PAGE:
A surgical mask is placed on The "Fearless Girl" statue outside the New York Stock Exchange on Thursday, March 19, 2020, in New York. Stocks are swinging between gains and losses in early trading on Wall Street Thursday, but the moves are more subdued than the wild jabs that have dominated recent weeks. (Photo: AP)
Stocks are see-sawing between gains and losses in midday trading on Wall Street Thursday, but the moves are more subdued than the wild jabs that have dominated recent weeks. At least for now.
The S&P 500 was down 0.2% in early afternoon trading, after bouncing between a gain of 2.5% and a loss of 3.3%. That would be a notable change in normal times, but the index has had eight straight days where it swung up or down between 4.9% and 12%.
Markets have been so volatile because investors are weighing the increasing likelihood of a recession on one hand against huge, emergency efforts by global authorities to support the economy on the other. Markets got more of each on Thursday.
The number of Americans filing for unemployment benefits jumped by 70,000 last week, more than economists expected, in one of the first signs of layoffs sweeping across the country. Wide swaths of the economy are grinding closer to a standstill, from the travel industry to restaurants, as authorities ask Americans to stay home to slow the spread of the virus. Another weak manufacturing report, this time in the mid-Atlantic region, added to the worries.
But the world’s largest central banks announced their latest efforts to support financial markets and the economy. The European Central Bank launched an expanded program to buy up to 750 billion euros ($820 billion) in bonds to support the economy, and the Bank of England cut its key interest rate to a record low of 0.1%.
The Federal Reserve unveiled measures to support money-market funds and the borrowing of dollars as investors in markets worldwide rush to build up dollars and cash. The dash for cash has strained markets, and sellers of even high-quality bonds say they’re having difficulty finding buyers at reasonable prices for how much they want to sell. Many of the Fed’s moves, which are getting revived after being used in the 2008 financial crisis, are aimed at smoothing out operations in such markets.
“They’re throwing everything at this, and it doesn’t seem to be as effective,” said Sal Bruno, chief investment officer at IndexIQ. The market will likely remain volatile until investors see more economic data that shows just how badly the outbreak is hurting the economy.
“They’re doing what they can, and i’m not sure what else they can do,” Bruno said.
The Dow Jones Industrial Average was little changed at 19,900 as of 12:25 p.m. Eastern time. It had earlier swung between a loss of 721 points and a gain of 244 points. The Nasdaq was up 2.9%
The S&P 500, which drives movements for most 401(k) accounts more than other indexes, is down roughly 29% since its record exactly a month ago and close to its lowest point since late 2018.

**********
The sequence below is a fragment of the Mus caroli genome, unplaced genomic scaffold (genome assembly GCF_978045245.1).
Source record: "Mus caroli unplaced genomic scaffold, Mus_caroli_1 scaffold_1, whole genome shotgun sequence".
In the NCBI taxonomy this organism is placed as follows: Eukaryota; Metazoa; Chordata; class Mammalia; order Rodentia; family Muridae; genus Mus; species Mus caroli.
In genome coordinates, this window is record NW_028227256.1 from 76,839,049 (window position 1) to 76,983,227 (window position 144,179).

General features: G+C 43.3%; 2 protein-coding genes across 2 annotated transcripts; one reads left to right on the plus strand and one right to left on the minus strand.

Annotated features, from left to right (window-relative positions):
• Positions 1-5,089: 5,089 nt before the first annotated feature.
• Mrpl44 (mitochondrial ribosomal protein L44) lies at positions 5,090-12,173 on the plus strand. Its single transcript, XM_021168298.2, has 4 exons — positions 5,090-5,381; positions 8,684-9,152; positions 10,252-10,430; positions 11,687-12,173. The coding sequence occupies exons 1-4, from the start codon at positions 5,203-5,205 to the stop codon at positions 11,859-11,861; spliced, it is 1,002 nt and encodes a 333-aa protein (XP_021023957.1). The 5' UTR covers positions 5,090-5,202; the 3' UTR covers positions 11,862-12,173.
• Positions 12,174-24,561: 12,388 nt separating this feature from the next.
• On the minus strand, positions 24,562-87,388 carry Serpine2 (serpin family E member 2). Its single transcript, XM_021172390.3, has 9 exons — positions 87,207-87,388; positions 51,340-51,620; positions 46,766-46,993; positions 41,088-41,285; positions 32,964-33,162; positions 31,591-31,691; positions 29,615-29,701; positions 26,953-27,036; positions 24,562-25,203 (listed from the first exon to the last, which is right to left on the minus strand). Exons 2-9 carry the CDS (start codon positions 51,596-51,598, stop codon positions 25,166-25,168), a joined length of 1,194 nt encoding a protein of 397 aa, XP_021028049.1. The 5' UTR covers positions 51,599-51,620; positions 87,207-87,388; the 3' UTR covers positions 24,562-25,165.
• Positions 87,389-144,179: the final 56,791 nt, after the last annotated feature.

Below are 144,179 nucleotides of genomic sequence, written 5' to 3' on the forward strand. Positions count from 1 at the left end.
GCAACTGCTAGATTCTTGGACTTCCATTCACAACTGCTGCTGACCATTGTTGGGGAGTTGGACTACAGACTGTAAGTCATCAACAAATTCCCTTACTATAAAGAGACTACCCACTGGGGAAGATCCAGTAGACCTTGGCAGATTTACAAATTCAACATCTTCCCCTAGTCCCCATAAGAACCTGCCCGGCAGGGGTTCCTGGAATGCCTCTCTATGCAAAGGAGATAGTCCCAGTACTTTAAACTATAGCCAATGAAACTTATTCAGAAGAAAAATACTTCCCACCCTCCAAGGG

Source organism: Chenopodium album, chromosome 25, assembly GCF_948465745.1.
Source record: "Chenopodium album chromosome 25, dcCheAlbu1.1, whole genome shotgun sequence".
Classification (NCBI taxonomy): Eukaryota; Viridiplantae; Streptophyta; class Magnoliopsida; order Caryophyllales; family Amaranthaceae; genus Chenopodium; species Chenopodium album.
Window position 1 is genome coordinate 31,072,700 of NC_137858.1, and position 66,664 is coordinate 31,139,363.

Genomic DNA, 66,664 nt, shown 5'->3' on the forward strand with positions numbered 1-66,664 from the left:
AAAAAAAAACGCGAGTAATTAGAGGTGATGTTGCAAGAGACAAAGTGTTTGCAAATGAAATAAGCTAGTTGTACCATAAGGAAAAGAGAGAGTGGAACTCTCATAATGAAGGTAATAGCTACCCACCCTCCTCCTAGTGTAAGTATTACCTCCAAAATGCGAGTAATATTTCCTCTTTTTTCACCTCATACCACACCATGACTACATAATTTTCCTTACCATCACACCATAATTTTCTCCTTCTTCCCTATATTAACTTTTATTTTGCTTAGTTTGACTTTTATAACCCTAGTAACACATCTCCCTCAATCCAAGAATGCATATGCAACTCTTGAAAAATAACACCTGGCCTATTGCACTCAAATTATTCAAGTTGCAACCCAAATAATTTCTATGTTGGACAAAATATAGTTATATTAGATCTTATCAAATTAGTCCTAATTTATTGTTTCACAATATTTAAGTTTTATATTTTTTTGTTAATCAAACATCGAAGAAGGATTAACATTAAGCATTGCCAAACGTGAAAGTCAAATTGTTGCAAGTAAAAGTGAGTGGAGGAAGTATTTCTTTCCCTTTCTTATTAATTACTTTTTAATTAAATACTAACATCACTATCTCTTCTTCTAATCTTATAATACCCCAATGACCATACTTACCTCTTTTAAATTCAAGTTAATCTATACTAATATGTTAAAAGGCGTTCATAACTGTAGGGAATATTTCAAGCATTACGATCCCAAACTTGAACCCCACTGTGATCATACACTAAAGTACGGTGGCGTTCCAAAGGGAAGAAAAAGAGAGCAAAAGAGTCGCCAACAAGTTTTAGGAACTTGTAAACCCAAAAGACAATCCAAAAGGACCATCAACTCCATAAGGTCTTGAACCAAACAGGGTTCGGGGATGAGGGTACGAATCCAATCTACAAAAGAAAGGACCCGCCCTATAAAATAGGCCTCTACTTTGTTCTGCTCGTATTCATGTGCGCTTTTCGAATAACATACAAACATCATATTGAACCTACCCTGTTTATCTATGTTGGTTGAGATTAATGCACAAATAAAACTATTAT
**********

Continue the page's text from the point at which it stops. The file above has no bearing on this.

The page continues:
It was shaping up to be another bumpy day for markets, though with smaller swings than have been seen recently. Major indexes started the day lower, then rose before an during a late morning news conference led by President Donald Trump to give updates on the outbreak. The gains were mostly gone in afternoon trading with indexes trading mixed.
European stocks swung from gains to losses and back to gains. Asian markets dropped following the brutal 5.1% loss for U.S. stocks the prior day. Crude oil clawed back some of its steep loses from the day before, and benchmark U.S. oil rose back above $24 per barrel.
Ultimately, investors say they need to see the number of new infections stop accelerating for the market’s extreme volatility to ease.
The total number of known infections has topped 220,000 worldwide, including nearly 85,000 people who had recovered. The death toll has crept toward 10,000.
For most people, the coronavirus causes only mild or moderate symptoms, such as fever and cough, and those with mild illness recover in about two weeks. Severe illness including pneumonia can occur, especially in the elderly and people with existing health problems, and recovery could take six weeks in such cases.
Until the number of new cases peaks, investors will struggle with uncertainty about how much to pay for a stock, bond or commodity when they don’t know how long the economic downturn will last. Many economists expect a sharp drop in the economy, but they disagree on how long it will take to bounce back.
The hope is that all the emergency actions by central banks and spending by governments can provide support for the economy in the meantime and soften the blow. The Trump administration has pitched lawmakers on a program that could flood $1 trillion into the economy, including checks sent directly to households.
The New York Stock Exchange said late Wednesday that it will temporarily close its trading floor and moving to all-electronic trading beginning Monday after two employees tested positive for coronavirus. The exchange has also started medically screening all personnel who enter the building. Much stock trading has gone electronic in recent years, and there are far fewer floor brokers than there used to be.